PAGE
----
As the player-controlled character, Walker arrives in a devastated Dubai to find out what really happened to the 33rd Battalion of the US Army and their commanding officer, Lieutenant Colonel John Konrad who is believed to have gone in hiding. The battalion was stationed in the city after the storms hit, and the last message from Konrad was an announcement that the evacuation was a complete failure.
As the story begins, a group of insurgents engage Walker in a firefight. He later learns that they are holding hostage a squad of soldiers from the 33rd Battalion. The soldiers are accused of committing various atrocities on civilians in order to maintain order. It is later revealed that the CIA is covertly involved in the takedown of the 33rd.
The game is played from a 3rd person perspective. As Capt. Walker, the player can carry two weapons such as standard assault rifles, submachine guns, grenade launchers, shotguns, pistols, and sniper rifles. Ammo is scarce, so the player is encouraged to conserve ammo.
Walker can also carry grenades and smoke bombs. His two squadmates can be ordered to fire on targets but their AI is adequate enough for them to survive in a firefight without intervention. Should they fall in a fight, the fallen team member can be revived by the player or another squad mate.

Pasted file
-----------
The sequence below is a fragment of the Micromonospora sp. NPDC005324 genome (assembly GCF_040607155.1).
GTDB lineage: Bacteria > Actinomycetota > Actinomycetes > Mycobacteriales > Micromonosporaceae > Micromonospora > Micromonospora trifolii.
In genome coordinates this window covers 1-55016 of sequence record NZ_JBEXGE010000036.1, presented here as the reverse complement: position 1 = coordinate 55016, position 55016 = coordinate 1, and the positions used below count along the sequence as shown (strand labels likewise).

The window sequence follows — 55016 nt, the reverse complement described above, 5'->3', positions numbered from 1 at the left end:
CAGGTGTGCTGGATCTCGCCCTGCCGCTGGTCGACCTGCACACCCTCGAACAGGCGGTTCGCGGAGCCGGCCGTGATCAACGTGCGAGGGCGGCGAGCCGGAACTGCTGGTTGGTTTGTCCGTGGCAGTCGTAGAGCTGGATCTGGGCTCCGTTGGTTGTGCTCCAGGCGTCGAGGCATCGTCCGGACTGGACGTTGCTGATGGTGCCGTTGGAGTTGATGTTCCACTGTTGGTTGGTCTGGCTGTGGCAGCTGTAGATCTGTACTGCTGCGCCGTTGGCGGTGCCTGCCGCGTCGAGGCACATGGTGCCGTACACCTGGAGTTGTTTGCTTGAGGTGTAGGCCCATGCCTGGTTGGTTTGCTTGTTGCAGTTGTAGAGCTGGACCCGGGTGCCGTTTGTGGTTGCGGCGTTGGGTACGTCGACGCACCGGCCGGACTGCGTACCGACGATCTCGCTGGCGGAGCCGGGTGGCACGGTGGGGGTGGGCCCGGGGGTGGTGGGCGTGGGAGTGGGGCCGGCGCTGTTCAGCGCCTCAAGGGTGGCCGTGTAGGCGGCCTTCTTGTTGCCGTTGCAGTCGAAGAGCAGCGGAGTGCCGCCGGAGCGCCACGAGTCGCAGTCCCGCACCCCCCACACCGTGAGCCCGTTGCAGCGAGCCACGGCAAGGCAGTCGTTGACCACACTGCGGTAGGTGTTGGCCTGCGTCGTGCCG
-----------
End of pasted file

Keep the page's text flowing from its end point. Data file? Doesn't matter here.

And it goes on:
The game’s story pays an obvious literary homage to Joseph Conrad’s "Heart of Darkness." An additional connection can be made to Coppola’s "Apocalypse Now" which was also inspired by the short novel. "Spec Ops" has updated the movie’s Vietnam War-era setting to a more contemporary scenario.
In the haze of the desert heat, it is becoming difficult for Walker to tell friend from foe. A brief but brutal firefight with 33rd soldiers makes him realize that there is no easily discernible enemy as he fires at American soldiers who were just probably following orders. Each encounter physically and psychologically chips away at Walker, Adams, and Lugo.